WEEK 4 - Friday 1 October 2021
The importance of being able to prioritise.
As we move ever closer towards the exams students will often mention that they are overwhelmed by the volume of work and added workload. More often than not this is caused and compounded by the fact that students struggle to prioritise their tasks.
Being able to prioritise is an underrated skill, and one which is often overlooked.
Having a plan of attack for their increasing workload can often break the cycle of missed homework, poor revision and the stress of falling behind.
The good news is (and one which I will repeatedly mention to students) taking control of your tasks can be improved as simply as looking at how they approach their work.
Steps to success - How to prioritise:
- Write down all of their tasks (big, small and immediate). Listing all tasks as individual items helps make your workload feel less overwhelming. Knowing what is actually on your plate is crucial.
- Determine which tasks are truly important and what can wait. Not all tasks are equally important! Unfortunately, we have a habit of gravitating towards the less urgent and easiest options. Having a daily/weekly ‘must-do’ list can help remain focussed and on task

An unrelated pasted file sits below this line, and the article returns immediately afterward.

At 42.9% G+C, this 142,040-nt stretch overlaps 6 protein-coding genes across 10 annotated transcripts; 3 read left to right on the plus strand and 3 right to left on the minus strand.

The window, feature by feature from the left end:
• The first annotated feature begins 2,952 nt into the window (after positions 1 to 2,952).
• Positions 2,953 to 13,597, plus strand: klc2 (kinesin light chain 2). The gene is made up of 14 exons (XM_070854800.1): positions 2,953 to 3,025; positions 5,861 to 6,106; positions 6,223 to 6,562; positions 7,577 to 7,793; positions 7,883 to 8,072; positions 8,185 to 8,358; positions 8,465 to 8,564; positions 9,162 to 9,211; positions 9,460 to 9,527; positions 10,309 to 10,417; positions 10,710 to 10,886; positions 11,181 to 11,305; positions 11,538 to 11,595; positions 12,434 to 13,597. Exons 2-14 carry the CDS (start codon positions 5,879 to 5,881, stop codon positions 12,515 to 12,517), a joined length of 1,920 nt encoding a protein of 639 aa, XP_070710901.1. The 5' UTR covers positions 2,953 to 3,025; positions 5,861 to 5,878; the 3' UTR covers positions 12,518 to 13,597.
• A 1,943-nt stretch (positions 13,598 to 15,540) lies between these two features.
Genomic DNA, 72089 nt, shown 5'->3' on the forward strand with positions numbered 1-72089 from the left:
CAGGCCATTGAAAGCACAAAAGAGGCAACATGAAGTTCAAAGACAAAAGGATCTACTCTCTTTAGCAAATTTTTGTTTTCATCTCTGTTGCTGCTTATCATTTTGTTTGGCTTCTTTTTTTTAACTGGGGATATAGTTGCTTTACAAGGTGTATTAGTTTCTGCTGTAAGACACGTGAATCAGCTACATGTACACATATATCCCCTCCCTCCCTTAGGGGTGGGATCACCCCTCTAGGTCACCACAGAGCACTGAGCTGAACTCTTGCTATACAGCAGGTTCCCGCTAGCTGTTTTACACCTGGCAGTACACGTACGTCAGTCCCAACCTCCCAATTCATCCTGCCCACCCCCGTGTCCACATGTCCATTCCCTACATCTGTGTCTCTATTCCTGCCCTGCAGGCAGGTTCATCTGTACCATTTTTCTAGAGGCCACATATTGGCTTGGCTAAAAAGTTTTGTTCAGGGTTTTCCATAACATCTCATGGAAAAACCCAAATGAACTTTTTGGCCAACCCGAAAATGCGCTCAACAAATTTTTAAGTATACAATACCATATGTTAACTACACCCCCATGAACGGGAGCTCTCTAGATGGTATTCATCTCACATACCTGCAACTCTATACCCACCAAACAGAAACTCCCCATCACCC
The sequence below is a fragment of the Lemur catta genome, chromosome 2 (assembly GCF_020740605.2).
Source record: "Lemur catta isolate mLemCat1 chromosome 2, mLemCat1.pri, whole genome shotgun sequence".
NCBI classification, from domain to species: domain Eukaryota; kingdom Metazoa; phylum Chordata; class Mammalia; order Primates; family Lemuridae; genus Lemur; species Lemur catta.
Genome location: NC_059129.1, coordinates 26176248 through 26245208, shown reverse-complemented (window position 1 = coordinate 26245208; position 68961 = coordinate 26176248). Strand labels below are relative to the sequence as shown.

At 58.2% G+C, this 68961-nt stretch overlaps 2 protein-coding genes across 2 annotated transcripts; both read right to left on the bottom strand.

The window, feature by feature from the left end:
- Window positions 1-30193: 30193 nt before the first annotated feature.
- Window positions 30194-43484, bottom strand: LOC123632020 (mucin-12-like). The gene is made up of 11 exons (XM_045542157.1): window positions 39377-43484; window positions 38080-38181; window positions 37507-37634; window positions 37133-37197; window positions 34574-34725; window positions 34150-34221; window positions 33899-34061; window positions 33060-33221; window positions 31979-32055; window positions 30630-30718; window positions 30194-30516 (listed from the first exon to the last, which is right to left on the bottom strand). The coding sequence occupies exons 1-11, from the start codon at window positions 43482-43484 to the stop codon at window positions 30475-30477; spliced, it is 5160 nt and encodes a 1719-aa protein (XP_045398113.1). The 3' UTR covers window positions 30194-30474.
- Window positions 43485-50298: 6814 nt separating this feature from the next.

- Have a schedule. Knowing what is happening and more importantly when it is happening is key! Having a weekly schedule highlighting their revision sessions (at school and home), mock exams, as well as free time allows the students to anticipate potentially busy weeks and get a head start on priority tasks
- Tackle their most challenging tasks first. When revising it is often easy to focus on the subjects we find easiest. RAG Rating (Red, Amber, Green), subjects and topics will allow students to concentrate on potentially problematic areas of study
- Give yourself plenty of time to focus on each individual task. Time management is crucial, so too is having a suitable ‘learning space’. This can be as simple as having your revision guides, prompt cards, exercise books ready early. Having a space away from distractions is important, stick to your schedule and be prepared to switch off mobile phones and electronic devices during this time
Right now the prospect of sitting their GCSE exams will undoubtedly be a concern to many students in Year 11 and I encourage you to have a conversation with your child, discuss the steps mentioned above and most importantly encourage them to discuss their concerns with their Year Leader, Tutors and Teaching Staff.
If you are concerned and would like to speak to me, please do not hesitate to contact me:
Take care and stay safe.
Head of Year 11
Assistant Head of Year 11